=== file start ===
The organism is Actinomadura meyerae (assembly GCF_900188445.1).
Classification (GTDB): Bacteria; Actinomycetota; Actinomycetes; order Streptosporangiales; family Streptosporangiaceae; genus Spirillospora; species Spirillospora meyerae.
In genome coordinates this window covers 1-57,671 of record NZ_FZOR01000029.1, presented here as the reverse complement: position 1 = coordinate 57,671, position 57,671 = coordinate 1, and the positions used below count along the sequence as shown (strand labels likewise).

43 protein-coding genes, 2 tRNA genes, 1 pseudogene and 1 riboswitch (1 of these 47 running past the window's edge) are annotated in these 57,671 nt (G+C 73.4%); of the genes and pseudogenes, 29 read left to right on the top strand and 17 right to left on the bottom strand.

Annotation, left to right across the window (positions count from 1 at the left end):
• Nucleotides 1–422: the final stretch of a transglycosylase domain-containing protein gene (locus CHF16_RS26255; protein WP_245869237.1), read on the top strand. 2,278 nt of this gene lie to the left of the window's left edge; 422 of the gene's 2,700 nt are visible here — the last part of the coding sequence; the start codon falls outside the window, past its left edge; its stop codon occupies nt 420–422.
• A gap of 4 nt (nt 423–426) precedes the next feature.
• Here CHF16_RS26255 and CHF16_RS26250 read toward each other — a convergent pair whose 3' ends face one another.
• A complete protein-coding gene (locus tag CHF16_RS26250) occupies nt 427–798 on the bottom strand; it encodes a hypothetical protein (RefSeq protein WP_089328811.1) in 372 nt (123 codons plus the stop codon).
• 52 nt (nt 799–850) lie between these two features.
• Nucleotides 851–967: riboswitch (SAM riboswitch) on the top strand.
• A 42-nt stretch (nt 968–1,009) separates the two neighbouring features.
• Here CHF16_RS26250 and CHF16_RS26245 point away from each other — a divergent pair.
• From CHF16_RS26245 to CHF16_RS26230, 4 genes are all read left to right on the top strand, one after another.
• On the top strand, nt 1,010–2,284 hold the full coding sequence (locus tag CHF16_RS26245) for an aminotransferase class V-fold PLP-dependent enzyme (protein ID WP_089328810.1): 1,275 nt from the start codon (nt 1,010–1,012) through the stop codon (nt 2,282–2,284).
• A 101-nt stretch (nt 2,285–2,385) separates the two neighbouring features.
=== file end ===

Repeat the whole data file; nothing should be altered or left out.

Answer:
The organism is Actinomadura meyerae (assembly GCF_900188445.1).
Classification (GTDB): Bacteria; Actinomycetota; Actinomycetes; order Streptosporangiales; family Streptosporangiaceae; genus Spirillospora; species Spirillospora meyerae.
In genome coordinates this window covers 1-57,671 of record NZ_FZOR01000029.1, presented here as the reverse complement: position 1 = coordinate 57,671, position 57,671 = coordinate 1, and the positions used below count along the sequence as shown (strand labels likewise).

43 protein-coding genes, 2 tRNA genes, 1 pseudogene and 1 riboswitch (1 of these 47 running past the window's edge) are annotated in these 57,671 nt (G+C 73.4%); of the genes and pseudogenes, 29 read left to right on the top strand and 17 right to left on the bottom strand.

Annotation, left to right across the window (positions count from 1 at the left end):
• Nucleotides 1–422: the final stretch of a transglycosylase domain-containing protein gene (locus CHF16_RS26255; protein WP_245869237.1), read on the top strand. 2,278 nt of this gene lie to the left of the window's left edge; 422 of the gene's 2,700 nt are visible here — the last part of the coding sequence; the start codon falls outside the window, past its left edge; its stop codon occupies nt 420–422.
• A gap of 4 nt (nt 423–426) precedes the next feature.
• Here CHF16_RS26255 and CHF16_RS26250 read toward each other — a convergent pair whose 3' ends face one another.
• A complete protein-coding gene (locus tag CHF16_RS26250) occupies nt 427–798 on the bottom strand; it encodes a hypothetical protein (RefSeq protein WP_089328811.1) in 372 nt (123 codons plus the stop codon).
• 52 nt (nt 799–850) lie between these two features.
• Nucleotides 851–967: riboswitch (SAM riboswitch) on the top strand.
• A 42-nt stretch (nt 968–1,009) separates the two neighbouring features.
• Here CHF16_RS26250 and CHF16_RS26245 point away from each other — a divergent pair.
• From CHF16_RS26245 to CHF16_RS26230, 4 genes are all read left to right on the top strand, one after another.
• On the top strand, nt 1,010–2,284 hold the full coding sequence (locus tag CHF16_RS26245) for an aminotransferase class V-fold PLP-dependent enzyme (protein ID WP_089328810.1): 1,275 nt from the start codon (nt 1,010–1,012) through the stop codon (nt 2,282–2,284).
• A 101-nt stretch (nt 2,285–2,385) separates the two neighbouring features.